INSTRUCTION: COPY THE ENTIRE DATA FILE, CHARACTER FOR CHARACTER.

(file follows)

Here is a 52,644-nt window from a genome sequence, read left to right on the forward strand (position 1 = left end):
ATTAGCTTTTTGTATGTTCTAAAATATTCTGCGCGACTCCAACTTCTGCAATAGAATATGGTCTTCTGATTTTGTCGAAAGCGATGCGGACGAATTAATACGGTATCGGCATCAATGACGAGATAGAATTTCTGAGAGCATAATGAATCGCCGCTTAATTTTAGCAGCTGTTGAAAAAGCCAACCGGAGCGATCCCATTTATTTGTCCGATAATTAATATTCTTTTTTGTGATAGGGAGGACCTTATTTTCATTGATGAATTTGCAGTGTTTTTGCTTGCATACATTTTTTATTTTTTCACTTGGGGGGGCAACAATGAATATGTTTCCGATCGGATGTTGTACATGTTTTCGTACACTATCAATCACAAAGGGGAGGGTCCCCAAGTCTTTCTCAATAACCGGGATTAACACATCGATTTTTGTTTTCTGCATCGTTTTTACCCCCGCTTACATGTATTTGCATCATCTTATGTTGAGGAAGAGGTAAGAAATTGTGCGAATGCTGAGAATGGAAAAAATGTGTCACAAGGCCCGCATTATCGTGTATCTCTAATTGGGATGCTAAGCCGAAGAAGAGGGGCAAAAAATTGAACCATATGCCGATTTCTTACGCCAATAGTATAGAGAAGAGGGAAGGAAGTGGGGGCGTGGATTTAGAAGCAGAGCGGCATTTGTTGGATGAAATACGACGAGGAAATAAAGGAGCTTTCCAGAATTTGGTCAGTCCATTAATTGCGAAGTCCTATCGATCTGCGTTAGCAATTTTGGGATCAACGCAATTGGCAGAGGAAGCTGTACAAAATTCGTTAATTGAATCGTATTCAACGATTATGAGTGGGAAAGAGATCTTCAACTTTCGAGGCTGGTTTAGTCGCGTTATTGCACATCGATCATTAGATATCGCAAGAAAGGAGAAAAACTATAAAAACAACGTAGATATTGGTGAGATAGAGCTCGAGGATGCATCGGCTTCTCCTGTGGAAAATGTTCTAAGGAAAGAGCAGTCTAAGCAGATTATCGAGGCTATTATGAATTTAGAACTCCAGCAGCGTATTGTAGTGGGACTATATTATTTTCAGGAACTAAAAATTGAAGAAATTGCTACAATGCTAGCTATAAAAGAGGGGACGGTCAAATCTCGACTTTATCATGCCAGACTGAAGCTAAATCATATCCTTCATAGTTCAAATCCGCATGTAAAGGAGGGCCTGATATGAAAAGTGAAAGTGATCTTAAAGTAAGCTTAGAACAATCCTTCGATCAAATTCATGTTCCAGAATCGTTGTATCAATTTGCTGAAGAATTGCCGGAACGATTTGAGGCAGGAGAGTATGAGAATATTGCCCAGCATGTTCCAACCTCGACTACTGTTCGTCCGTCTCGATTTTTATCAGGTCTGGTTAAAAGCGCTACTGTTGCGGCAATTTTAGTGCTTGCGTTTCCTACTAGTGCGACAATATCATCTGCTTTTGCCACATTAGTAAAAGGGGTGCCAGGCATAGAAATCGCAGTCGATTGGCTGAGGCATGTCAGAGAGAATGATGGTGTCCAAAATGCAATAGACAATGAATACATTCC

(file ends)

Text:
Here is a 52,644-nt window from a genome sequence, read left to right on the forward strand (position 1 = left end):
ATTAGCTTTTTGTATGTTCTAAAATATTCTGCGCGACTCCAACTTCTGCAATAGAATATGGTCTTCTGATTTTGTCGAAAGCGATGCGGACGAATTAATACGGTATCGGCATCAATGACGAGATAGAATTTCTGAGAGCATAATGAATCGCCGCTTAATTTTAGCAGCTGTTGAAAAAGCCAACCGGAGCGATCCCATTTATTTGTCCGATAATTAATATTCTTTTTTGTGATAGGGAGGACCTTATTTTCATTGATGAATTTGCAGTGTTTTTGCTTGCATACATTTTTTATTTTTTCACTTGGGGGGGCAACAATGAATATGTTTCCGATCGGATGTTGTACATGTTTTCGTACACTATCAATCACAAAGGGGAGGGTCCCCAAGTCTTTCTCAATAACCGGGATTAACACATCGATTTTTGTTTTCTGCATCGTTTTTACCCCCGCTTACATGTATTTGCATCATCTTATGTTGAGGAAGAGGTAAGAAATTGTGCGAATGCTGAGAATGGAAAAAATGTGTCACAAGGCCCGCATTATCGTGTATCTCTAATTGGGATGCTAAGCCGAAGAAGAGGGGCAAAAAATTGAACCATATGCCGATTTCTTACGCCAATAGTATAGAGAAGAGGGAAGGAAGTGGGGGCGTGGATTTAGAAGCAGAGCGGCATTTGTTGGATGAAATACGACGAGGAAATAAAGGAGCTTTCCAGAATTTGGTCAGTCCATTAATTGCGAAGTCCTATCGATCTGCGTTAGCAATTTTGGGATCAACGCAATTGGCAGAGGAAGCTGTACAAAATTCGTTAATTGAATCGTATTCAACGATTATGAGTGGGAAAGAGATCTTCAACTTTCGAGGCTGGTTTAGTCGCGTTATTGCACATCGATCATTAGATATCGCAAGAAAGGAGAAAAACTATAAAAACAACGTAGATATTGGTGAGATAGAGCTCGAGGATGCATCGGCTTCTCCTGTGGAAAATGTTCTAAGGAAAGAGCAGTCTAAGCAGATTATCGAGGCTATTATGAATTTAGAACTCCAGCAGCGTATTGTAGTGGGACTATATTATTTTCAGGAACTAAAAATTGAAGAAATTGCTACAATGCTAGCTATAAAAGAGGGGACGGTCAAATCTCGACTTTATCATGCCAGACTGAAGCTAAATCATATCCTTCATAGTTCAAATCCGCATGTAAAGGAGGGCCTGATATGAAAAGTGAAAGTGATCTTAAAGTAAGCTTAGAACAATCCTTCGATCAAATTCATGTTCCAGAATCGTTGTATCAATTTGCTGAAGAATTGCCGGAACGATTTGAGGCAGGAGAGTATGAGAATATTGCCCAGCATGTTCCAACCTCGACTACTGTTCGTCCGTCTCGATTTTTATCAGGTCTGGTTAAAAGCGCTACTGTTGCGGCAATTTTAGTGCTTGCGTTTCCTACTAGTGCGACAATATCATCTGCTTTTGCCACATTAGTAAAAGGGGTGCCAGGCATAGAAATCGCAGTCGATTGGCTGAGGCATGTCAGAGAGAATGATGGTGTCCAAAATGCAATAGACAATGAATACATTCC